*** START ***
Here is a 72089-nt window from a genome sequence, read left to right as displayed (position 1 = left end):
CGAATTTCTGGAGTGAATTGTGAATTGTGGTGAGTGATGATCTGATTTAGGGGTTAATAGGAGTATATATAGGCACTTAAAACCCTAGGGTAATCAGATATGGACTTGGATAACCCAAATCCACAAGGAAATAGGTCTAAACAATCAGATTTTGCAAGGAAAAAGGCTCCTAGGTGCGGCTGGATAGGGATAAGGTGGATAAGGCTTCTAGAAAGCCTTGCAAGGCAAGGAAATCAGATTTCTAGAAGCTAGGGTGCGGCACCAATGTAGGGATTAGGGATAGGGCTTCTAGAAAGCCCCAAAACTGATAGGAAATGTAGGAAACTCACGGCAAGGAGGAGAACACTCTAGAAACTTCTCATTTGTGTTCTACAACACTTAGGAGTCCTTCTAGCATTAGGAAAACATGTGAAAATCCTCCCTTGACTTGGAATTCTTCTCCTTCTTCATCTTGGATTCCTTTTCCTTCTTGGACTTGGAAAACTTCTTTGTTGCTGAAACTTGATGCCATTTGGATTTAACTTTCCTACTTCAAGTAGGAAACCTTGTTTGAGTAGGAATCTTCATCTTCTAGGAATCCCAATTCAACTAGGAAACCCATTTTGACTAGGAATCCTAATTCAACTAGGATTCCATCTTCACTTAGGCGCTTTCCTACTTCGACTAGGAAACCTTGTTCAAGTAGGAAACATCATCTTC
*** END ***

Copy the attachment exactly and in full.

Here is a 72089-nt window from a genome sequence, read left to right as displayed (position 1 = left end):
CGAATTTCTGGAGTGAATTGTGAATTGTGGTGAGTGATGATCTGATTTAGGGGTTAATAGGAGTATATATAGGCACTTAAAACCCTAGGGTAATCAGATATGGACTTGGATAACCCAAATCCACAAGGAAATAGGTCTAAACAATCAGATTTTGCAAGGAAAAAGGCTCCTAGGTGCGGCTGGATAGGGATAAGGTGGATAAGGCTTCTAGAAAGCCTTGCAAGGCAAGGAAATCAGATTTCTAGAAGCTAGGGTGCGGCACCAATGTAGGGATTAGGGATAGGGCTTCTAGAAAGCCCCAAAACTGATAGGAAATGTAGGAAACTCACGGCAAGGAGGAGAACACTCTAGAAACTTCTCATTTGTGTTCTACAACACTTAGGAGTCCTTCTAGCATTAGGAAAACATGTGAAAATCCTCCCTTGACTTGGAATTCTTCTCCTTCTTCATCTTGGATTCCTTTTCCTTCTTGGACTTGGAAAACTTCTTTGTTGCTGAAACTTGATGCCATTTGGATTTAACTTTCCTACTTCAAGTAGGAAACCTTGTTTGAGTAGGAATCTTCATCTTCTAGGAATCCCAATTCAACTAGGAAACCCATTTTGACTAGGAATCCTAATTCAACTAGGATTCCATCTTCACTTAGGCGCTTTCCTACTTCGACTAGGAAACCTTGTTCAAGTAGGAAACATCATCTTC